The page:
The Ba’al Shem Tov’s Shul
From the Mikvah we proceeded to the Ba’al Shem Tov’s shul. Although the shul was destroyed by the Nazis, may their names be blotted out, it was rebuilt recently on the same site and in the same style based on photos and oral testimony. Even the tables and benches in the shul resemble those that were there before the war. This shul is near the site of an even older shul where the Bach, Reb Yoel Sirkish, would pray.
In the back of the Ba’al Shem Tov’s shul there is a small room, which, according to tradition, was the room where the Ba’al Shem Tov’s main disciple, the maggid of Mezritch, would seclude himself in prayer. The wood heater in that room is probably the same type that was used three hundred years ago.
After davening, Rabbi Jacobson gave over a few teachings of the Ba’al Shem Tov after which we broke out in a lively dance.
From the Shul, we proceeded to the resting place of the Ba’al Shem Tov. Some walked while others rode the bus. The Ba’al Shem Tov is buried in the Jewish cemetery of Mezhibuzh. A room (ohel) was built around his tomb and around the tombs of several other tzaddikim (righteous men) of that era. These include the Apter Rov, known as the Ohev Yisroel; the Degel Machane Efrayim, a grandson of the Ba’al Shem Tov; and Reb Zev Volf Kitzes, one of the Ba’al Shem Tov’s foremost students.
We spent some time praying at the holy gravesite. Many people had brought the names of family members and friends for whom they prayed.
There is a complex that was recently built (by the above-mentioned Rabbi Yisroel Meyer Gabay) just across the road from the Ba’al Shem Tov’s burial site which includes a shul, mikvah and two dining halls. There is also a housing complex nearby to accommodate those who wish to spend the night there. We proceeded to daven Ma’ariv and again enjoyed an elaborate dinner. We then boarded the bus to go to Berdichev.
Berdichev is mid-sized city where more than 200 years ago Reb Levi Yitzchak of Berdichev, a leading student of the Maggid of Mezritch and a close colleague of the Alter Rebbe, was the Rav (rabbi) of the city. We parked across the road from the cemetery and trekked through the cemetery in the snow (glad my son and I brought boots) until we reached the ohel and gravesite of this unique tzaddik and advocate for the Jewish people, Reb Levi Yitzchok. The old Jewish caretaker who met us there (at about 11 p.m.) was a fluent Yiddish speaker who knew all of appropriate customs for the proper treatment of this holy site, seemed like a relic of a bygone era. The prayers there were especially heartfelt. Afterwards, some of the members of the group commented that this was the holy site that moved them more than any other.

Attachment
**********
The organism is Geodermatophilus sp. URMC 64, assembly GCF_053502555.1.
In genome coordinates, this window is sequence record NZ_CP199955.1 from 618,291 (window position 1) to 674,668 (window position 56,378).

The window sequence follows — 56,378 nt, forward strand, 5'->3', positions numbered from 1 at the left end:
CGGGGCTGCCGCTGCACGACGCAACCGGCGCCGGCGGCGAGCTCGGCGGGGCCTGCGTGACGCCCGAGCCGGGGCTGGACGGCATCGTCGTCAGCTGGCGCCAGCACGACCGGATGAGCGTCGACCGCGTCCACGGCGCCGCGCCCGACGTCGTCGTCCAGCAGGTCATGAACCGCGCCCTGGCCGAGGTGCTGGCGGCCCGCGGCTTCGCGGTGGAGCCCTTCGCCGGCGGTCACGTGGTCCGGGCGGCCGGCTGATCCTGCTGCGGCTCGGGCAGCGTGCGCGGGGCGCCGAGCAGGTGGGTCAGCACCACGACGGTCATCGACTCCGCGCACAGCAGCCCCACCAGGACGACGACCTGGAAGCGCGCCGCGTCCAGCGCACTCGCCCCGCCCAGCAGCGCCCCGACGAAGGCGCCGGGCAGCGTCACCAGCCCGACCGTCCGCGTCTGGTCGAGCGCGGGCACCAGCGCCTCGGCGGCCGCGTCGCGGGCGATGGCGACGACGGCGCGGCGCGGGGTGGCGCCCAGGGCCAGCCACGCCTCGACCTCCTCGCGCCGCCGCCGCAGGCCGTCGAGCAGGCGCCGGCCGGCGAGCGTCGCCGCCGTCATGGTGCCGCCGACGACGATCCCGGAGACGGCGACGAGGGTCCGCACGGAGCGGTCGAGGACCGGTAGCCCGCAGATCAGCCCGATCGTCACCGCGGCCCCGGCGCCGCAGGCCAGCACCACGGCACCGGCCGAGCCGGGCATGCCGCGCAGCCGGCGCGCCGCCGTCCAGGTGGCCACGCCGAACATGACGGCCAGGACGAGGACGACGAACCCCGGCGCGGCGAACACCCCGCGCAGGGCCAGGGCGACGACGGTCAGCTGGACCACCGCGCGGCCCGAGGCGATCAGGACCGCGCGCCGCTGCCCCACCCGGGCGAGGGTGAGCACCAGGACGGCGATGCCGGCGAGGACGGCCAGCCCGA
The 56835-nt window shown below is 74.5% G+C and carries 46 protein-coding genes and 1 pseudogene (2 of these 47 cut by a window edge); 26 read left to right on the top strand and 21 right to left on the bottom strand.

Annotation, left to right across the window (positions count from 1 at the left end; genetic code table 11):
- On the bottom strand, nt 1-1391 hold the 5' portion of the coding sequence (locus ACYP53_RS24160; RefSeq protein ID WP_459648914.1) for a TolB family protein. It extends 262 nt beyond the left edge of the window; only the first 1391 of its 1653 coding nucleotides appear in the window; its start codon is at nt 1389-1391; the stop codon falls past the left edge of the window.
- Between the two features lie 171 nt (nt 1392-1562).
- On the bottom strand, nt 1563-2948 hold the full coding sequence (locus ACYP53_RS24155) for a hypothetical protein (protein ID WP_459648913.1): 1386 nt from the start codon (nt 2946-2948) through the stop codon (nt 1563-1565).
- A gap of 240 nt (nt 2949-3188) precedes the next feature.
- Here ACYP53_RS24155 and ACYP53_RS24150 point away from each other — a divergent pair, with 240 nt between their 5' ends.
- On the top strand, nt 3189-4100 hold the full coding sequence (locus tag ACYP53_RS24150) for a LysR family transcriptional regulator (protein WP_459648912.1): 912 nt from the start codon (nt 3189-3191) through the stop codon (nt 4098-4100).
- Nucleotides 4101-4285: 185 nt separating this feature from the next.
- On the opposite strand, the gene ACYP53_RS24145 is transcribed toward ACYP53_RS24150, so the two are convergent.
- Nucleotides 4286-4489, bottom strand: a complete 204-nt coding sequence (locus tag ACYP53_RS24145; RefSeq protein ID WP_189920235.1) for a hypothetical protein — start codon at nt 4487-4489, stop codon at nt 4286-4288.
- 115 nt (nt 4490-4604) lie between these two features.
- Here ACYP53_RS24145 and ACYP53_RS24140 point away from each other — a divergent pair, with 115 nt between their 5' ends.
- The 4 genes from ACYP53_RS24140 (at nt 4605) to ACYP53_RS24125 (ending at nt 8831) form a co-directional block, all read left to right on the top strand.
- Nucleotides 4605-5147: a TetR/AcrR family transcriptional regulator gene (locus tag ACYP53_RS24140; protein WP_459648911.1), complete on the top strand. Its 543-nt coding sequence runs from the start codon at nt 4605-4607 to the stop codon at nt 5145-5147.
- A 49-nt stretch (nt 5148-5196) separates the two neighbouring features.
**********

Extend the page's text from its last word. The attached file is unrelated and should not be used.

Detour to Niezhyn
Our group was planning to travel through the night and arrive in Haditch, resting place of the Alter Rebbe, on Friday morning. Personally, I wanted to visit the gravesite of the Mitteler Rebbe, the second Chabad rebbe, in Niezhyn. (I am a descendant of his, through my grandmother, Rebbetzin Hadassah Carelbach (nee Schneersohn), may she live and be well.) My friend Meir Newman was hiring a car to travel there with two of his brothers. I asked him to hire another car for me and my son, hoping to find a third person to share the cost. After canvassing the bus unsuccessfully, I told him to cancel the second car. But, lo and behold, when we arrived at the gas station near Kiev where he had arranged for his car to wait, there were two cars waiting. I took this as a sign from Heaven and my son and I took the second car. The trip took us five hours. Meir’s car got a flat tire, and they had to wait for a new tire before they could continue. This reminded me of a saying that the Mitteler Rebbe was very particular about who should visit his resting place and that there were often obstacles that made those visits difficult.
Before going to the cemetery, we went into the city of Niezhyn to pick up the elderly Jewish caretaker of the site. It turns out that he is also the de facto head (and acting rabbi!) of the small Jewish community of Niezhyn. When we arrived at the cemetery (which is quite a drive from the city), we studied a ma’amar (Chassidic discourse) of the Mitteler Rebbe in the small, recently-built shul adjacent to the cemetery. (The mikvah is under construction.) We then davened shacharit (morning prayers) and proceeded to enter the ohel and resting place of the Mitteler Rebbe and his son Reb Menachem Nochum. By this time the Newman brothers had rejoined us. Perhaps because of our extra efforts to get there, the prayers there felt particularly meaningful.
While we were driving back, the caretaker told us about the 500 Jews who did not flee Niezhyn before the Nazis occupied it, including one of his grandfathers, an aunt, uncle and two young cousins. They were rounded up one day and murdered in cold blood and then buried in a mass grave. May G-d avenge their blood.
Onwards to Haditch
The journey to Haditch from Niezhyn took us longer than expected. For part of the way we were traveling on an unpaved road which made for a very bumpy ride. But by 2:20 p.m. we had arrived in Haditch, the town where the Alter Rebbe was buried (see below for the story). The Alter Rebbe’s burial site has been a pilgrimage site for centuries. Even during the communist era, Chassidim would visit it when it was possible. After the fall of communism, the ohel was renovated as well as the shul next to it which was originally built by the Mitteler Rebbe and renovated by the Rebbe Rashab (the fifth Chabad Rebbe). Steps were built going down to the gravesite since the incline is very steep. More recently, a large complex including a shul, mikvah and dining hall was built near the Ohel. And very recently, rooms for sleeping accommodations were built around the complex. In honor of the Shabbos before the Yohrtzeit, a large tent had been put up so that everyone could enjoy the Shabbat meals together. A caterer from Israel had arrived from Israel to cater (pro bono) for the nearly 500 people who were there for Shabbat.